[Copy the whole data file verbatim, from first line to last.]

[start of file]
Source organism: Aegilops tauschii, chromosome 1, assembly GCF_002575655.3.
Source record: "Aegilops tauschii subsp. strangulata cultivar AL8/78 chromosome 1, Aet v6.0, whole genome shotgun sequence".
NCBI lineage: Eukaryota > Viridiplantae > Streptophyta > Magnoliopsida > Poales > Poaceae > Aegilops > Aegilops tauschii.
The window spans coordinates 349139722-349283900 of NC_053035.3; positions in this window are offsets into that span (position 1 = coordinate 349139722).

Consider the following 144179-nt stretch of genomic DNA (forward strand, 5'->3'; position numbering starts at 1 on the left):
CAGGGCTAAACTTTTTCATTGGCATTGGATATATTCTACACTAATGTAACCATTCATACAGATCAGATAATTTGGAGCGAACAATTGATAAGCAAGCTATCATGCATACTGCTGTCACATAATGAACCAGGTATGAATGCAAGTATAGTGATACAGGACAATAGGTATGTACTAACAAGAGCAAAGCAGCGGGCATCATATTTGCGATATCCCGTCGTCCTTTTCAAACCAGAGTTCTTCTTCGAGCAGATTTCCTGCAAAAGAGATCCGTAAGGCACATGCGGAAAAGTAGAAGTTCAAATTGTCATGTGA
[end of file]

Source organism: Aegilops tauschii, chromosome 1, assembly GCF_002575655.3.
Source record: "Aegilops tauschii subsp. strangulata cultivar AL8/78 chromosome 1, Aet v6.0, whole genome shotgun sequence".
NCBI lineage: Eukaryota > Viridiplantae > Streptophyta > Magnoliopsida > Poales > Poaceae > Aegilops > Aegilops tauschii.
The window spans coordinates 349139722-349283900 of NC_053035.3; positions in this window are offsets into that span (position 1 = coordinate 349139722).

Consider the following 144179-nt stretch of genomic DNA (forward strand, 5'->3'; position numbering starts at 1 on the left):
CAGGGCTAAACTTTTTCATTGGCATTGGATATATTCTACACTAATGTAACCATTCATACAGATCAGATAATTTGGAGCGAACAATTGATAAGCAAGCTATCATGCATACTGCTGTCACATAATGAACCAGGTATGAATGCAAGTATAGTGATACAGGACAATAGGTATGTACTAACAAGAGCAAAGCAGCGGGCATCATATTTGCGATATCCCGTCGTCCTTTTCAAACCAGAGTTCTTCTTCGAGCAGATTTCCTGCAAAAGAGATCCGTAAGGCACATGCGGAAAAGTAGAAGTTCAAATTGTCATGTGA